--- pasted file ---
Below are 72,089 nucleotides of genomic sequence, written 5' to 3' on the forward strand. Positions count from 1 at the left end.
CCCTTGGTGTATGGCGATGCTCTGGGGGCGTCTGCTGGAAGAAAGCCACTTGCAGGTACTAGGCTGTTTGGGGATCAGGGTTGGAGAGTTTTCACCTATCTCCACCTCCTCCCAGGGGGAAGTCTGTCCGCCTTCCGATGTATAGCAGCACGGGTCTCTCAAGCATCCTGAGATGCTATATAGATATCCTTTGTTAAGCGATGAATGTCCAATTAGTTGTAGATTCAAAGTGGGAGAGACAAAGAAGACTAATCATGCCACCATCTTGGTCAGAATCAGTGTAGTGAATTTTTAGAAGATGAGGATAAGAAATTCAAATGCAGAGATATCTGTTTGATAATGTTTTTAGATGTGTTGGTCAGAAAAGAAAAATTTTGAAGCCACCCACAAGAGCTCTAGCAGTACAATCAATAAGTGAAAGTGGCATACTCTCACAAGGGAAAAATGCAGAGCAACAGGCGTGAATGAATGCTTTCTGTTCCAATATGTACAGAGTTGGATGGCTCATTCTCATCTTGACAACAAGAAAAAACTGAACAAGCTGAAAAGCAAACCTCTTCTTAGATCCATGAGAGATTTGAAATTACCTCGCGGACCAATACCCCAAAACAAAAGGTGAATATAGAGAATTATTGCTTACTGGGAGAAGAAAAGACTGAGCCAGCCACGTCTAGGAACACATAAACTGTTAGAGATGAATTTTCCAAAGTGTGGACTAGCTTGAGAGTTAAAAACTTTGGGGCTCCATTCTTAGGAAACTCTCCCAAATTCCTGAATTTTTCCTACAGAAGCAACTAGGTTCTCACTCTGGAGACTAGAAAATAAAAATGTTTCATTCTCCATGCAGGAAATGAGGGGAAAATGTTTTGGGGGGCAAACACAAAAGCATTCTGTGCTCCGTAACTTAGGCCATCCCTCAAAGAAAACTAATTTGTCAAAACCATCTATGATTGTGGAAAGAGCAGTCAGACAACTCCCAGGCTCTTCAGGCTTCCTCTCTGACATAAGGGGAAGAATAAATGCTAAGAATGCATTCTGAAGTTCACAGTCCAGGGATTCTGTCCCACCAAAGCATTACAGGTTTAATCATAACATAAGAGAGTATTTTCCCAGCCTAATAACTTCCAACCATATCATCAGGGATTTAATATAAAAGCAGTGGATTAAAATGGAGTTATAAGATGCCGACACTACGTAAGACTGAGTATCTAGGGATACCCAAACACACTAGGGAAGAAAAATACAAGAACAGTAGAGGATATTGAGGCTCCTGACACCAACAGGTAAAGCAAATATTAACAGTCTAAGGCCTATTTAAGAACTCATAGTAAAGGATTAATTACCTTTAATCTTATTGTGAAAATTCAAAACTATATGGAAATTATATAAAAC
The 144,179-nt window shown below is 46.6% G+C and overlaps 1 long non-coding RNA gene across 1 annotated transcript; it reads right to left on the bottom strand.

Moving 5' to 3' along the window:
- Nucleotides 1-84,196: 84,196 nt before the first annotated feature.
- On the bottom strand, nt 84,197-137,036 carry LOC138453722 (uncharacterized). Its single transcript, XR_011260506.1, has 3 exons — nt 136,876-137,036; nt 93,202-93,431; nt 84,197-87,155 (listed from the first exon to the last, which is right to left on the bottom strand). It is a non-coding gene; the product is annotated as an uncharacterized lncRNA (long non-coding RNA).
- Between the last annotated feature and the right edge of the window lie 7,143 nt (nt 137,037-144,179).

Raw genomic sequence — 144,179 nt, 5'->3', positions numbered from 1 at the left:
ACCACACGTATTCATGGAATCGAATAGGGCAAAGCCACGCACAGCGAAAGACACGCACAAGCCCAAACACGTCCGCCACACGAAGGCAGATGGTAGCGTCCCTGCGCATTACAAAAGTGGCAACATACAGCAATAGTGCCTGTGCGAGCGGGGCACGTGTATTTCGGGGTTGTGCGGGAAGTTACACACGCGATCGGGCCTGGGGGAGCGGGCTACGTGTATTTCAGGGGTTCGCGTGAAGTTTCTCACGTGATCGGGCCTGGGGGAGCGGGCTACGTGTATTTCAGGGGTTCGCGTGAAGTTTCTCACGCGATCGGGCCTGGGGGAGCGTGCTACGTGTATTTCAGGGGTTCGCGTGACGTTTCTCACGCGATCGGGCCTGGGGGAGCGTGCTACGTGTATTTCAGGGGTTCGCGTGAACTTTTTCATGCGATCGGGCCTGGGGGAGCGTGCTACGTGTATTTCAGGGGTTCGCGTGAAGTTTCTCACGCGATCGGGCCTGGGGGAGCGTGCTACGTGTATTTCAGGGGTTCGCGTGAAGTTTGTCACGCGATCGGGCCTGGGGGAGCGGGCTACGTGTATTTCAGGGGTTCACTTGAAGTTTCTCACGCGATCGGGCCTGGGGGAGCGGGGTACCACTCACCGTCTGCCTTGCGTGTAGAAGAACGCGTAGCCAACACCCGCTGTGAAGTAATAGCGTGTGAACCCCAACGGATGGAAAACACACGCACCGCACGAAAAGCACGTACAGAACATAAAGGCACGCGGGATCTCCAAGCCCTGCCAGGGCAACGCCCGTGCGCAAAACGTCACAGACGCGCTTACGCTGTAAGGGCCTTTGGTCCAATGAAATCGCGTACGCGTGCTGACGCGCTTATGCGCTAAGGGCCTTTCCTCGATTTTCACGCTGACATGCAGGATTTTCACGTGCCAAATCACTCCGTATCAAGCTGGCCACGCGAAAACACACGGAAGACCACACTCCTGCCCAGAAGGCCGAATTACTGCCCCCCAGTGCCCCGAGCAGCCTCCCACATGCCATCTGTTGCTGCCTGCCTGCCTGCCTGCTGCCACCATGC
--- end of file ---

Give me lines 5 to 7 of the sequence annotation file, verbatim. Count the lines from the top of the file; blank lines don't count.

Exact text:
- Nucleotides 1-84,196: 84,196 nt before the first annotated feature.
- On the bottom strand, nt 84,197-137,036 carry LOC138453722 (uncharacterized). Its single transcript, XR_011260506.1, has 3 exons — nt 136,876-137,036; nt 93,202-93,431; nt 84,197-87,155 (listed from the first exon to the last, which is right to left on the bottom strand). It is a non-coding gene; the product is annotated as an uncharacterized lncRNA (long non-coding RNA).
- Between the last annotated feature and the right edge of the window lie 7,143 nt (nt 137,037-144,179).